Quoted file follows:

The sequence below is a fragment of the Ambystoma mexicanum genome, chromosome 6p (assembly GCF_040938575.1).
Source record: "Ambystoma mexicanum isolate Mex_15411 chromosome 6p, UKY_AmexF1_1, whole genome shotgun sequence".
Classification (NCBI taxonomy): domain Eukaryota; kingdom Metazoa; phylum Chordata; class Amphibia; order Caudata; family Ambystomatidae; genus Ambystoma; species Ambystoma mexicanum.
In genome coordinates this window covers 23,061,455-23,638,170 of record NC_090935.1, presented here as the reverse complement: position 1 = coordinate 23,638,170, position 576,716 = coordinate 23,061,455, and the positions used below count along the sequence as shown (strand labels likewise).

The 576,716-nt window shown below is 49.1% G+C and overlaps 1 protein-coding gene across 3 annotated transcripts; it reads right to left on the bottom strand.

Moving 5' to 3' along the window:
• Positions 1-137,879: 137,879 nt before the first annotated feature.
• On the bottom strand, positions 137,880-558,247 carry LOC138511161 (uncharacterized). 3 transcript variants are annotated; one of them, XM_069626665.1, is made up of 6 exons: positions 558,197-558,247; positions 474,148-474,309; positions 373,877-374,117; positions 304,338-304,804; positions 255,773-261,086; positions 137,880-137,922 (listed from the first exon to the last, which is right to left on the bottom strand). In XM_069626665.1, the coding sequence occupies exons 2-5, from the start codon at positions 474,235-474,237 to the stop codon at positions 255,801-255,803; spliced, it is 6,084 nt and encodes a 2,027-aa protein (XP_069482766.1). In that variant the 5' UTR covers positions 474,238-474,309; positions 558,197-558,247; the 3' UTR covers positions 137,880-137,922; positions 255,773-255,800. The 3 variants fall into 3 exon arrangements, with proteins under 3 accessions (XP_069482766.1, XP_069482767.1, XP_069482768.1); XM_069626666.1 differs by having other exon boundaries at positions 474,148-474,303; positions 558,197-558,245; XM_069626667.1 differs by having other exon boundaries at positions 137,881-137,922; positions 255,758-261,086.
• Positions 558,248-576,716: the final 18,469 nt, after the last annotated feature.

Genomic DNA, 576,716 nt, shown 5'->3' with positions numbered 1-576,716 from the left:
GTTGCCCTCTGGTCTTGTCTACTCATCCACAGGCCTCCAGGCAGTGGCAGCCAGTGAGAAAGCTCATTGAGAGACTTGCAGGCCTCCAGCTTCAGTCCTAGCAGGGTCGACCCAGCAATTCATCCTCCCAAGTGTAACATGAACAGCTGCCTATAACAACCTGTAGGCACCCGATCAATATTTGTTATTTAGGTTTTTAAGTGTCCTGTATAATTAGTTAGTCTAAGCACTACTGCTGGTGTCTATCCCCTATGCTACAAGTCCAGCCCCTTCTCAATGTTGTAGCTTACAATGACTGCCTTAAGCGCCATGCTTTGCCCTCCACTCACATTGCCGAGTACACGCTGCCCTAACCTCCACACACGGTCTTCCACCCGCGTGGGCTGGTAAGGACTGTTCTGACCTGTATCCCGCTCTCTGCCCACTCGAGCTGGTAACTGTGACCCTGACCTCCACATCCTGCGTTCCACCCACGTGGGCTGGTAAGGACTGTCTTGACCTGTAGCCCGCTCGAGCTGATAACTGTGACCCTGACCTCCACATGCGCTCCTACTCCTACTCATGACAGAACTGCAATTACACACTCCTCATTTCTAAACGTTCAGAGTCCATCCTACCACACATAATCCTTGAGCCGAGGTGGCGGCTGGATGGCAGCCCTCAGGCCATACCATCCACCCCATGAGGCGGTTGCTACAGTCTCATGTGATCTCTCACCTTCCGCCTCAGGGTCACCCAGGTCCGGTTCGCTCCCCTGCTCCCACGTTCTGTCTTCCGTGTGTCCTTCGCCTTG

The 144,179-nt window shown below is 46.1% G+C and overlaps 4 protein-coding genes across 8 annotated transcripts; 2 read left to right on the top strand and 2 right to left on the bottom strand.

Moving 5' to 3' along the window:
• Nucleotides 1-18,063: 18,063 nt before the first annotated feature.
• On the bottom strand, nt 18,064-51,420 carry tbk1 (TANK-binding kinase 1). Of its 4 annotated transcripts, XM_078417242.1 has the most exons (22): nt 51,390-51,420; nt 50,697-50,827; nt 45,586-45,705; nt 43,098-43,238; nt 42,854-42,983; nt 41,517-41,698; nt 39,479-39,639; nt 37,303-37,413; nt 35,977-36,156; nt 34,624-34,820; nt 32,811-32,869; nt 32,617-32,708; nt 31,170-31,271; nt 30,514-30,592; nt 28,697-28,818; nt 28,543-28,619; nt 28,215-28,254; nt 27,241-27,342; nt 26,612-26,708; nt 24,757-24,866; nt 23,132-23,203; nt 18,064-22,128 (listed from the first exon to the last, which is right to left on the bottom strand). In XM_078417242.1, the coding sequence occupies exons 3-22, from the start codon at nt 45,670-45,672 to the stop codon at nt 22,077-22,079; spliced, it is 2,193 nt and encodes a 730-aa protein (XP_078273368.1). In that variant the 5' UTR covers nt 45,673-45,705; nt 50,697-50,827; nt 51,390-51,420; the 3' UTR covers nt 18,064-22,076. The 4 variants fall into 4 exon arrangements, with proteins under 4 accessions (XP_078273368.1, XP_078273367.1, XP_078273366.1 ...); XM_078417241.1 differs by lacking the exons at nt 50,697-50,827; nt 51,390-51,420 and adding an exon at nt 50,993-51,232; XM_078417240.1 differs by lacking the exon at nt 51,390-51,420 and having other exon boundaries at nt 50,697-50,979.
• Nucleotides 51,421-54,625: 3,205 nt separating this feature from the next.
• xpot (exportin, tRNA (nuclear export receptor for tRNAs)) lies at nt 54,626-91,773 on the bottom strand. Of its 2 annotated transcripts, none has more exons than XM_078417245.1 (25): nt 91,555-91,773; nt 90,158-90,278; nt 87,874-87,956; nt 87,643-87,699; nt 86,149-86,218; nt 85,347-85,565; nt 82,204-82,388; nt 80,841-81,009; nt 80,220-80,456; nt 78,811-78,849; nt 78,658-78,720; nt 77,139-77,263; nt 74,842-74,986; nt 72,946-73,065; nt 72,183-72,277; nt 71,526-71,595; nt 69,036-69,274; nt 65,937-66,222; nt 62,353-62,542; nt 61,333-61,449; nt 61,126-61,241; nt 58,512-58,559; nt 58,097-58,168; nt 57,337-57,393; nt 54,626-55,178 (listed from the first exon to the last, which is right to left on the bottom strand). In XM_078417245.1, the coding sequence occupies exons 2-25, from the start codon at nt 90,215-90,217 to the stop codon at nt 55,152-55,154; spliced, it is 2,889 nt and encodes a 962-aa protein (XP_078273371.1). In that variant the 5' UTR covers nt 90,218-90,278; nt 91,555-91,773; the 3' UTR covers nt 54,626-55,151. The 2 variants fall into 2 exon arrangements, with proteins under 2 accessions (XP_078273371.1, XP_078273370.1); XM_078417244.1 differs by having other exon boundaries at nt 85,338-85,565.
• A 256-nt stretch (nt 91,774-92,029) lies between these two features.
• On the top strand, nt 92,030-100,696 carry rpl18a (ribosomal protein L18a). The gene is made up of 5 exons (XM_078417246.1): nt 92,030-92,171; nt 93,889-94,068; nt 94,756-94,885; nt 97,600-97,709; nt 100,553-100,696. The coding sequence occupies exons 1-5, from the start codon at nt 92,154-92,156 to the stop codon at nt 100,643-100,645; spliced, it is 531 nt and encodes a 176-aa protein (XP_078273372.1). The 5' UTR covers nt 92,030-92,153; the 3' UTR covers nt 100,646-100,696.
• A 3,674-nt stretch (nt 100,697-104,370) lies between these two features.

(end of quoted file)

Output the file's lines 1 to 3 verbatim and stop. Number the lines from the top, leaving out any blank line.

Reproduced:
The sequence below is a fragment of the Ambystoma mexicanum genome, chromosome 6p (assembly GCF_040938575.1).
Source record: "Ambystoma mexicanum isolate Mex_15411 chromosome 6p, UKY_AmexF1_1, whole genome shotgun sequence".
Classification (NCBI taxonomy): domain Eukaryota; kingdom Metazoa; phylum Chordata; class Amphibia; order Caudata; family Ambystomatidae; genus Ambystoma; species Ambystoma mexicanum.